Location: Renewable Product Technology ResearchTitle: Characterization of Fusarium head blight (FHB) resistance and deoxynivalenol accumulation in hulled and hulless winter barley Author
|Schmale Iii, David|
Submitted to: Plant Disease
Publication Type: Peer Reviewed Journal
Publication Acceptance Date: 7/22/2013
Publication Date: 1/10/2014
Citation: Berger, G., Green, A., Khatibi, P.A., Brooks, W., Rosso, L., Liu, S., Chao, S.M., Griffey, C., Schmale, D. 2014. Characterization of Fusarium head blight resistance and deoxynivalenol accumulation in hulled and hulless winter barley. Plant Disease. 98(5):599-606. doi: 10.1094/PDIS-05-13-0479-RE Interpretive Summary: Different barley lines were examined to determine their resistance to a plant disease (Fusarium head blight) caused by a fungus (Fusarium graminearum). Fusarium graminearum and the toxin (deoxynivalenol) it releases plague the U.S. barley feed and food industry by rendering the grain unmarketable and dangerous for consumption by domestic animals and humans. Of 18 barley lines evaluated over two years at different locations in Virginia, three lines were identified as being consistently resistant to disease and toxin accumulation. Development of barley lines with improved disease and toxin resistance is necessary to ensure feed and food safety and minimize financial losses experienced by growers and producers of barley derived products.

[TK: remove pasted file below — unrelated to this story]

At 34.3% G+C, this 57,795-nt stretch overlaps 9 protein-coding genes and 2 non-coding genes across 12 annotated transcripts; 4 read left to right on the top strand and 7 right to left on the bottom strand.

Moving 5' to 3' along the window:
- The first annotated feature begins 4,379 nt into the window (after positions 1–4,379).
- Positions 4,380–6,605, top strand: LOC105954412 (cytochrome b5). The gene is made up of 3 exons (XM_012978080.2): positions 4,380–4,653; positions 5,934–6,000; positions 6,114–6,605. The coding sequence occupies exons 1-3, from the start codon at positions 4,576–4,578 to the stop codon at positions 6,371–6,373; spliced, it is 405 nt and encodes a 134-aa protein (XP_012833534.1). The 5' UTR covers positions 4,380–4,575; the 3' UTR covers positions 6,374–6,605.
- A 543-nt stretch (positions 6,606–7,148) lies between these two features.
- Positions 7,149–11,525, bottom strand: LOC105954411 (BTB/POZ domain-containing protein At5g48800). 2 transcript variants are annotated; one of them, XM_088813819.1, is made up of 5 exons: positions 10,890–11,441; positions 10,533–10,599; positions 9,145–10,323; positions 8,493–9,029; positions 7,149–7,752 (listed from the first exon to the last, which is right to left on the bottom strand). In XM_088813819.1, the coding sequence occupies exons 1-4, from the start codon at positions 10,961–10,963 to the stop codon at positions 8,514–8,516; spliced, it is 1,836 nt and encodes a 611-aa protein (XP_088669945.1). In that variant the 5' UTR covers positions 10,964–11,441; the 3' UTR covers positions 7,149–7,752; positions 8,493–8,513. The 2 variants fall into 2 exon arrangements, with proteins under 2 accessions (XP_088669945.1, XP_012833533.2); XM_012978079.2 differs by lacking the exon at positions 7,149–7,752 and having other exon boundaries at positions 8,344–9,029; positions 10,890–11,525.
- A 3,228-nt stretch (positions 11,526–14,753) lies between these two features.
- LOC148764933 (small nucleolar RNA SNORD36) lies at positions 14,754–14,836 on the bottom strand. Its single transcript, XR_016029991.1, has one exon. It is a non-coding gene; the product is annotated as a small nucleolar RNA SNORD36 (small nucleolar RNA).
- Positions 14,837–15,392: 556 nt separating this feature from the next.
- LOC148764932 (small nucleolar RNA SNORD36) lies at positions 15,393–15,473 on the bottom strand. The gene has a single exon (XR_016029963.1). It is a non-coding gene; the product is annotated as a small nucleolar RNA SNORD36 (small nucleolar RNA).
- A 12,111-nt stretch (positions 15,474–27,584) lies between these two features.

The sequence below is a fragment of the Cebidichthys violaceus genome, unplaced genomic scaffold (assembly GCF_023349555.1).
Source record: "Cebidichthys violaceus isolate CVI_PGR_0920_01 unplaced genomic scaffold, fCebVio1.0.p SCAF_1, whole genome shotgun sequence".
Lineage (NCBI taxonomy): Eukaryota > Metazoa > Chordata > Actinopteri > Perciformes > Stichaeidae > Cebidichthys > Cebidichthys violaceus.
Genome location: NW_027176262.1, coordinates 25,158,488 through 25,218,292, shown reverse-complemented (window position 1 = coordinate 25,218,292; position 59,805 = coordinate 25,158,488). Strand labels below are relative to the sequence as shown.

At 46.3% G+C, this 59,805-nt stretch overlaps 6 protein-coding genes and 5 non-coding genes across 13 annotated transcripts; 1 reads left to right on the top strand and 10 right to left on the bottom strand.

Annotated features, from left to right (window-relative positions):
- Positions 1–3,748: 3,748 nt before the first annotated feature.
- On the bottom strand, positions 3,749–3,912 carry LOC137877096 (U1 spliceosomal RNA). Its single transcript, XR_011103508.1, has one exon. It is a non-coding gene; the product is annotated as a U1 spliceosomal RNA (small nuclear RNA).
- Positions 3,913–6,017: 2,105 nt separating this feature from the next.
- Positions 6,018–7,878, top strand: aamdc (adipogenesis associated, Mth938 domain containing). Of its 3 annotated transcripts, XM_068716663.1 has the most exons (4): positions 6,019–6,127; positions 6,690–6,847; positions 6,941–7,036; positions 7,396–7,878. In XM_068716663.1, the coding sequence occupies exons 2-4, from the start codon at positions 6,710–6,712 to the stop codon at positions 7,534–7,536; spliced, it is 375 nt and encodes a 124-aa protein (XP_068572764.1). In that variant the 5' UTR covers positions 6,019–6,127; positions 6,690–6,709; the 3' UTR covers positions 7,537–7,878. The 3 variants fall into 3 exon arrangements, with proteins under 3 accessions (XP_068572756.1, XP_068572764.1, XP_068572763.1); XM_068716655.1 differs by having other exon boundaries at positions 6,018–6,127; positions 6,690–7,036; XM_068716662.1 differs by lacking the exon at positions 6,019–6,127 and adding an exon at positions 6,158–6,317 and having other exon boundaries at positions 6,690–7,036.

Technical Abstract: Fusarium head blight (FHB), caused by Fusarium graminearum, is one of the most serious diseases impacting the U.S. barley (Hordeum vulgare L.) industry. The mycotoxin deoxynivalenol (DON) produced by the pathogen renders grain unmarketable if concentrations exceed threshold values set for end-use markets. Development of cultivars with improved FHB and DON resistance is necessary to ensure minimal losses. Elite hulled and hulless genotypes developed by the Virginia Tech winter barley breeding program were screened in inoculated, mist irrigated FHB nurseries over two years (2009-2010 and 2010-2011) at two locations (Blacksburg, VA and Mount Holly, VA) to validate resistance levels and stability over years and locations. Results demonstrated that barley genotypes varied significantly for resistance to FHB and DON accumulation. Stability of resistance across locations is highly desirable when developing FHB and DON resistant genotypes. The hulled cultivar Nomini, hulless cultivar Eve, and hulless line VA06H-48 were consistently resistant across locations to both FHB and DON accumulation. Screening the genotypes with molecular markers on chromosomes 2H and 6H for FHB and DON revealed QTL regions which may confer resistance in the Virginia Tech germplasm. Ongoing and future work with mapping populations seek to identify novel regions for resistance to FHB and DON accumulation unique to the Virginia Tech breeding program.